‘The Reluctant Tommy’ by Ronald Skirth. edited by Duncan Barret. Categorised as ‘Non Fiction’ by Pan Books, 2011.
I enjoyed Ronald Skirth’s book ‘The Reluctant Tommy’ because the direct ‘on-the-spot’ experiences of an ordinary soldier in 1914 are always welcome as a counterbalance to the preponderance of accounts from the officer and political class. However, my enjoyment was rather soured when I found that the book, while purporting to be an a first-hand and honest account of war experiences was in fact largely a work of fiction.
The dubious nature Skirth’s narrative was brought to my notice by a reader of this blog whose personal interest in his story led her to do some extensive research into this edited account and to conclude that, even though he was a soldier at that time and was indeed involved in at least some of the events he describes, his involvement in these events was significantly altered by him. As well as this, she found that there were other events in which he was probably not involved at all.
Skirth wrote his memoirs some 60 years after the first world war and his journals form part of the archive of the Imperial War Museum. They comprise an impressive five binders of meticulously ordered accounts of war-time experiences in neat hand writing, accompanied by photographs, drawings, maps and other miscellaneous material. When perused in the museum’s reading room they certainly have an aura of an unquestionable authenticity. Until, that is, someone starts questioning them, as did Ms Ruth Ward, who contacted me after reading my review of the book.
It was Skirth’s description of his treatment at the hands of one of his officers, a man whom Ward immediate recognised as bearing a close resemblance to her grandfather, that drove her into her investigations. The portrayal of this officer was an extremely negative one, going as far as to imply dishonesty and cowardice. There is a copy of her research paper included with the original Skirth materials in the museum and the inconsistencies with actual military records are clearly exposed, as are his downright fabrications. She is not alone in questioning the factual basis of Skirth’s account. Among other negative reactions, a review in the BBC’s Who Do You think You Are magazine remarks on the disparities between official war records and his version of events:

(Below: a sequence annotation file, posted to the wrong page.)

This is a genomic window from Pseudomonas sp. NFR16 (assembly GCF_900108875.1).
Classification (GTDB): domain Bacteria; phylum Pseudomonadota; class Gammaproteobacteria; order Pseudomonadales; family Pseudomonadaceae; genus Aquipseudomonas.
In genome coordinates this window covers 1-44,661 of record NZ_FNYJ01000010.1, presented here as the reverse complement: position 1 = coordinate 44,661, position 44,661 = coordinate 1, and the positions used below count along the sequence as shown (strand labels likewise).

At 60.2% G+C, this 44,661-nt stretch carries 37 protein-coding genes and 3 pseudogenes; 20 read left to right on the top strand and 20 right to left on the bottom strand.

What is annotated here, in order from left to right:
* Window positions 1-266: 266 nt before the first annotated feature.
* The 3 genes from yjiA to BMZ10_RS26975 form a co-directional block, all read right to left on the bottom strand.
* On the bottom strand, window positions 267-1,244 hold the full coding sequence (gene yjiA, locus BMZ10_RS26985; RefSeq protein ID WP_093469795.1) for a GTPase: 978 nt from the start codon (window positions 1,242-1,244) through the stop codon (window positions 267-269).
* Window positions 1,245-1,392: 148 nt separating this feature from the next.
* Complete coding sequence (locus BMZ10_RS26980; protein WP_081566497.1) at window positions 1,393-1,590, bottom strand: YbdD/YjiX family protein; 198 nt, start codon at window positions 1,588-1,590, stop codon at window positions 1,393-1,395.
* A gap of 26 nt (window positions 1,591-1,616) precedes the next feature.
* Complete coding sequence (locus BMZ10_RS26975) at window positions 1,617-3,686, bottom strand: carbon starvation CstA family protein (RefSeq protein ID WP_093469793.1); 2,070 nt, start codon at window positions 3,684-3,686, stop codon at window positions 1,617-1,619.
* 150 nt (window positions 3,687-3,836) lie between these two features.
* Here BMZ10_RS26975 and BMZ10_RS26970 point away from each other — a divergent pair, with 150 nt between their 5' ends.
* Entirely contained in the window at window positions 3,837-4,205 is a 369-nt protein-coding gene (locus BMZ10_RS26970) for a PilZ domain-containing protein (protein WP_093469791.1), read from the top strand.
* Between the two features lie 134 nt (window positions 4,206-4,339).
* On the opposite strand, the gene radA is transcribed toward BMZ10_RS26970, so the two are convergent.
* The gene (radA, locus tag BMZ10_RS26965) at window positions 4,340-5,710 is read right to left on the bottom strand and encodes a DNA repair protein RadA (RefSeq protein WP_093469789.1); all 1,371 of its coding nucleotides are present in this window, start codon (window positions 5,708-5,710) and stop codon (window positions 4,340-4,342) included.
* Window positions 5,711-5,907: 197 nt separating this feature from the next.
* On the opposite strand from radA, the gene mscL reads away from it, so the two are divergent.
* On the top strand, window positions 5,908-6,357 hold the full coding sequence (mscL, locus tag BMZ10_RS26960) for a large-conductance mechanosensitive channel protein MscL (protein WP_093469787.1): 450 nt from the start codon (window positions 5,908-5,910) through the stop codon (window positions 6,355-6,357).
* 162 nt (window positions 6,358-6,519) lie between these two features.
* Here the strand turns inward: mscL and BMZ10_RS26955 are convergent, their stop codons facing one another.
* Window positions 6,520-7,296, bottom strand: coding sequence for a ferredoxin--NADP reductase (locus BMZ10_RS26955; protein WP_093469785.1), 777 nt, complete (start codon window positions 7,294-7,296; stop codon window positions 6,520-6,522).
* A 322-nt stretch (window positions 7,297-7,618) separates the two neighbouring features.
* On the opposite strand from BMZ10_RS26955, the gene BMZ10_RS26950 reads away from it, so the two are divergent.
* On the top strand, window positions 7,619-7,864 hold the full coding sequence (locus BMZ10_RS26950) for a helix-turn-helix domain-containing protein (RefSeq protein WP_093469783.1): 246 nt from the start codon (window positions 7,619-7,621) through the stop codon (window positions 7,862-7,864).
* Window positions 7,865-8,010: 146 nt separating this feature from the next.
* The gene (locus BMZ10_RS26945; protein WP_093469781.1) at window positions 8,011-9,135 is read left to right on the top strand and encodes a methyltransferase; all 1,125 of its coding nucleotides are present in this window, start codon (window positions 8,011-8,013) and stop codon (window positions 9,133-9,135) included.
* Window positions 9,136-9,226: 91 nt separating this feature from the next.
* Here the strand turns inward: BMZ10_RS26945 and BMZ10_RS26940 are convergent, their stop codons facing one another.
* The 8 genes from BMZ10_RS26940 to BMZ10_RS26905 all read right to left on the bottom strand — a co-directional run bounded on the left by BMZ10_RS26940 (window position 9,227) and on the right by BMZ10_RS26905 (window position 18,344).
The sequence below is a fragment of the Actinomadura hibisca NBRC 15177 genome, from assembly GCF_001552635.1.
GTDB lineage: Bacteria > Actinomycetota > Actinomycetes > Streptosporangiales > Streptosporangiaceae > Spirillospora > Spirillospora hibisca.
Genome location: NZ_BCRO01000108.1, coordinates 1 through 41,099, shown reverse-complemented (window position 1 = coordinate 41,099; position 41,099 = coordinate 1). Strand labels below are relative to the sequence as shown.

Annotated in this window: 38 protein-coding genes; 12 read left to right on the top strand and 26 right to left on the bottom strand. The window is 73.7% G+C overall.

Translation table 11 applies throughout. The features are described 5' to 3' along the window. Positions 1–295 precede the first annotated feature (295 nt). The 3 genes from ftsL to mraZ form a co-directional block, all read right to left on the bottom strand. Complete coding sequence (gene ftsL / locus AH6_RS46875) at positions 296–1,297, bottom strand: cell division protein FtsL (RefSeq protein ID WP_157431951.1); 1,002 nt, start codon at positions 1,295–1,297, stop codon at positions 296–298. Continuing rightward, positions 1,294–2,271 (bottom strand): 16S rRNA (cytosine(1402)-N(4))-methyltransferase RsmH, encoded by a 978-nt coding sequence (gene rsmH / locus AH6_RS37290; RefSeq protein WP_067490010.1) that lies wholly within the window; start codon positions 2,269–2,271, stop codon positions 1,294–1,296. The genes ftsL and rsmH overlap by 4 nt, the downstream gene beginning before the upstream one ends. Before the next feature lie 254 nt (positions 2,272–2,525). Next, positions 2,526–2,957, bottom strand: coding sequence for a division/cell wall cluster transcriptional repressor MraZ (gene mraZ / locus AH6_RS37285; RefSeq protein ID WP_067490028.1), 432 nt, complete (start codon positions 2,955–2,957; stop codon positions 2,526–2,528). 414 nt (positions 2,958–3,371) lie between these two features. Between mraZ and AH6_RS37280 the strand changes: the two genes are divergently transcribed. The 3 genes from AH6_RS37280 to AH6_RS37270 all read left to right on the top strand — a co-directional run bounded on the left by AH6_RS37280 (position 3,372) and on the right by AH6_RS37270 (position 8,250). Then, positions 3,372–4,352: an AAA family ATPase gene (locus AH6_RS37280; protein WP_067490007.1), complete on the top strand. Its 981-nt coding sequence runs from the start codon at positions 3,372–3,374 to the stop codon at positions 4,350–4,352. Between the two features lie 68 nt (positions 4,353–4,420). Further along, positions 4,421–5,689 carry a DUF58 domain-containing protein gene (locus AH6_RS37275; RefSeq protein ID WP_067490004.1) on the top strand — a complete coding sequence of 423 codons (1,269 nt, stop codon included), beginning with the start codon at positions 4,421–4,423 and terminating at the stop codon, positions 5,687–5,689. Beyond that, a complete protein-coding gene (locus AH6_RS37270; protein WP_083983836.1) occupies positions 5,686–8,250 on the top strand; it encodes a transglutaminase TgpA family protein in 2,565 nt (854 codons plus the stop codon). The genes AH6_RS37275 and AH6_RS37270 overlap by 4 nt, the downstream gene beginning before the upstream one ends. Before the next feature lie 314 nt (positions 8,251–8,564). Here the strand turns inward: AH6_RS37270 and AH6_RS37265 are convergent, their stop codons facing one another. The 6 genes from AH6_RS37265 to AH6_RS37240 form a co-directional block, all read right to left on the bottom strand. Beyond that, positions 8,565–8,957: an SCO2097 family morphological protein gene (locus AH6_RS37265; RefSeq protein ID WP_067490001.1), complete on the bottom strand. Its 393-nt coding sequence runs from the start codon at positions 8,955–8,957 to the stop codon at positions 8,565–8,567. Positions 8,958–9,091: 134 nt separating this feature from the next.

‘He movingly describes two friends and an officer being killed on Messines Ridge on 8th June 1917—though the unit war diary notes no casualties and the named officer isn’t on the Commonwealth War Graves Register. In November 1917 he says his battery was so far forward they were ordered to withdraw and his insane CO refused to leave—Skirth claims to have disobeyed his direct order and fled with his pal Jock Shiels—yet according to the CWG Register John Shiels of 293 Battery RGA was killed on 18th July 1917. When the battery is later sent to Italy Skirth is quite clear that it was without guns as late as April 1918 yet the war diary records them firing numerous bombardments. […] The overall impression he gives of the tiny scale of one man caught up in a huge and apparently indifferent military machine in a war like none previous is impressive – but should be treated with great caution as factual history’. (Source: Wikipedia)